The rights you retain for each article you publish vary by journal. When you sign the author agreement to publish, read it carefully, because this is where you make the decision about what rights to grant to the publisher. The following excerpt from the Scholarly Publishing & Academic Resources Coalition (SPARC) helps you know your rights:
The author is the copyright holder.
As the author of a work, you are the copyright holder unless and until you transfer the copyright to someone else in a signed agreement.
Assigning your rights matters.
Normally, the copyright holder possesses the exclusive rights of reproduction, distribution, public performance, public display, and modification of the original work. An author who has transferred copyright without retaining these rights must ask permission unless the use is one of the statutory exemptions in copyright law.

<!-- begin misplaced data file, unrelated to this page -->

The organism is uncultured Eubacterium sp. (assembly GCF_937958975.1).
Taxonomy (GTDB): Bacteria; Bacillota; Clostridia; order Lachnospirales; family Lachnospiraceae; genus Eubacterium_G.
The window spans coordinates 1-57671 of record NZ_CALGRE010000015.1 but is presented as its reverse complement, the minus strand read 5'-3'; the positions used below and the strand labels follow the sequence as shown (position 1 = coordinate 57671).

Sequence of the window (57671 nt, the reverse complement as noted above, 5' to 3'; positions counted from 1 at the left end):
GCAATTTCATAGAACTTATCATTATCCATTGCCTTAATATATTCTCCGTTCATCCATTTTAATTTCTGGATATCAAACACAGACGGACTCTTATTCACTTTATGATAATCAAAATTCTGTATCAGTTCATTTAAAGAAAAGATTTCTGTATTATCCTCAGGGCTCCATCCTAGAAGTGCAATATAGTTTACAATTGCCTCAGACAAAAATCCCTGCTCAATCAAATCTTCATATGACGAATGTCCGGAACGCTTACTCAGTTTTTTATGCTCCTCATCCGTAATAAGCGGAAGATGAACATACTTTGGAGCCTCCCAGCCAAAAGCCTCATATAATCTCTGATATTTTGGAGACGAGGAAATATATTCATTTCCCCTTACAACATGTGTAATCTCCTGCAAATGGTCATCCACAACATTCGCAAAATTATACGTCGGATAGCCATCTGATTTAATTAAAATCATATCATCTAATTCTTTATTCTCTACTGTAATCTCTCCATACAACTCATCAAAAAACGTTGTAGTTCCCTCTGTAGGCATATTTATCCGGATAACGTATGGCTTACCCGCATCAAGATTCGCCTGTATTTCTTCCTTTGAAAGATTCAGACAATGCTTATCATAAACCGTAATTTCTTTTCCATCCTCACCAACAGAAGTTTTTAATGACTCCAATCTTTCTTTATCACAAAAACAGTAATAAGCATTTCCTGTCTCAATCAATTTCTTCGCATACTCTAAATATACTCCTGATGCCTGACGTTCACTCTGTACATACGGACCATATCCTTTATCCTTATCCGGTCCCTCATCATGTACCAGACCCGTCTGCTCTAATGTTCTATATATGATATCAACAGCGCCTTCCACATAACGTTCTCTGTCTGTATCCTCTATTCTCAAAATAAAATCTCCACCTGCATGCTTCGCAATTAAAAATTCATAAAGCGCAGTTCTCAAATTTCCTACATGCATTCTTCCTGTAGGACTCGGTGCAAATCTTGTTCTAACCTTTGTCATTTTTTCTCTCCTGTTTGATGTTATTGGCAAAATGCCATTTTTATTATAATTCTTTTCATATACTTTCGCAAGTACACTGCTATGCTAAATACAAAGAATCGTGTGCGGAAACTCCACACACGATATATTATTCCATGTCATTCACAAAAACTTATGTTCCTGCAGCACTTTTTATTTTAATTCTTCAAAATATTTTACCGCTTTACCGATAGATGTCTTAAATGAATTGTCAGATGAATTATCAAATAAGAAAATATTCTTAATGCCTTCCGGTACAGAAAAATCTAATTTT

The copyright holder controls the work.
Decisions concerning use of the work, such as distribution, access, pricing, updates, and any use restrictions belong to the copyright holder. Authors who have transferred their copyright without retaining any rights may not be able to place the work on course Web sites, copy it for students or colleagues, deposit the work in a public online archive, or reuse portions in a subsequent work. That’s why it is important to retain the rights you need.
Transferring copyright doesn’t have to be all or nothing.
The law allows you to transfer copyright while holding back rights for yourself and others. This is the compromise that the SPARC Author Addendum helps you to achieve.